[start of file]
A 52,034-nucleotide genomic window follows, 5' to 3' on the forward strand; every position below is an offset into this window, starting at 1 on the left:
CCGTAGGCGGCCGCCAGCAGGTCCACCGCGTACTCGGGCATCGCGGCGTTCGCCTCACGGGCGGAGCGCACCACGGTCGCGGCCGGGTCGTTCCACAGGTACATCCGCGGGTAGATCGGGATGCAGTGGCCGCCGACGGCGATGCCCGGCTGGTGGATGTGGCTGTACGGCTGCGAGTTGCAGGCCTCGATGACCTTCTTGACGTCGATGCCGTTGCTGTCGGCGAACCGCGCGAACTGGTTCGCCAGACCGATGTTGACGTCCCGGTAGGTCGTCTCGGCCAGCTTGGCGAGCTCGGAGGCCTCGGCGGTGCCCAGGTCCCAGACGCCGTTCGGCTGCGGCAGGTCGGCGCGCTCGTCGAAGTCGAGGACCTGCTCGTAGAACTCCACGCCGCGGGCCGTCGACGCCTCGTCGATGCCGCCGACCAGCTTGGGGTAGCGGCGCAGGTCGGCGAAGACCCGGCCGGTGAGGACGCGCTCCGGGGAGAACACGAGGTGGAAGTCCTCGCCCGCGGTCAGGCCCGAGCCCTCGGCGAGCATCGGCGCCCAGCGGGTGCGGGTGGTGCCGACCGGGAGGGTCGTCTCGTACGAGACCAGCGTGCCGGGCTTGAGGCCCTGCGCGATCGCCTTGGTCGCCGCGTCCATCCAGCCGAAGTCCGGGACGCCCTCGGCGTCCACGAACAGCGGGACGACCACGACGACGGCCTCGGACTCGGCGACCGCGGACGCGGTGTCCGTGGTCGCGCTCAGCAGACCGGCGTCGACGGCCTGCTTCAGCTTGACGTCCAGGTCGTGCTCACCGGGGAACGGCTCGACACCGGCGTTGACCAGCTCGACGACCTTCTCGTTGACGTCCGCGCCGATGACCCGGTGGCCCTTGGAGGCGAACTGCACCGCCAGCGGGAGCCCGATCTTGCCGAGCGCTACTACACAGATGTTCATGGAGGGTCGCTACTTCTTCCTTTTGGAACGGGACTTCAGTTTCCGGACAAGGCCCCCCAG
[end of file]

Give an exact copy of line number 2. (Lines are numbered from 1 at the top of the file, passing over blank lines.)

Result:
CCGTAGGCGGCCGCCAGCAGGTCCACCGCGTACTCGGGCATCGCGGCGTTCGCCTCACGGGCGGAGCGCACCACGGTCGCGGCCGGGTCGTTCCACAGGTACATCCGCGGGTAGATCGGGATGCAGTGGCCGCCGACGGCGATGCCCGGCTGGTGGATGTGGCTGTACGGCTGCGAGTTGCAGGCCTCGATGACCTTCTTGACGTCGATGCCGTTGCTGTCGGCGAACCGCGCGAACTGGTTCGCCAGACCGATGTTGACGTCCCGGTAGGTCGTCTCGGCCAGCTTGGCGAGCTCGGAGGCCTCGGCGGTGCCCAGGTCCCAGACGCCGTTCGGCTGCGGCAGGTCGGCGCGCTCGTCGAAGTCGAGGACCTGCTCGTAGAACTCCACGCCGCGGGCCGTCGACGCCTCGTCGATGCCGCCGACCAGCTTGGGGTAGCGGCGCAGGTCGGCGAAGACCCGGCCGGTGAGGACGCGCTCCGGGGAGAACACGAGGTGGAAGTCCTCGCCCGCGGTCAGGCCCGAGCCCTCGGCGAGCATCGGCGCCCAGCGGGTGCGGGTGGTGCCGACCGGGAGGGTCGTCTCGTACGAGACCAGCGTGCCGGGCTTGAGGCCCTGCGCGATCGCCTTGGTCGCCGCGTCCATCCAGCCGAAGTCCGGGACGCCCTCGGCGTCCACGAACAGCGGGACGACCACGACGACGGCCTCGGACTCGGCGACCGCGGACGCGGTGTCCGTGGTCGCGCTCAGCAGACCGGCGTCGACGGCCTGCTTCAGCTTGACGTCCAGGTCGTGCTCACCGGGGAACGGCTCGACACCGGCGTTGACCAGCTCGACGACCTTCTCGTTGACGTCCGCGCCGATGACCCGGTGGCCCTTGGAGGCGAACTGCACCGCCAGCGGGAGCCCGATCTTGCCGAGCGCTACTACACAGATGTTCATGGAGGGTCGCTACTTCTTCCTTTTGGAACGGGACTTCAGTTTCCGGACAAGGCCCCCCAG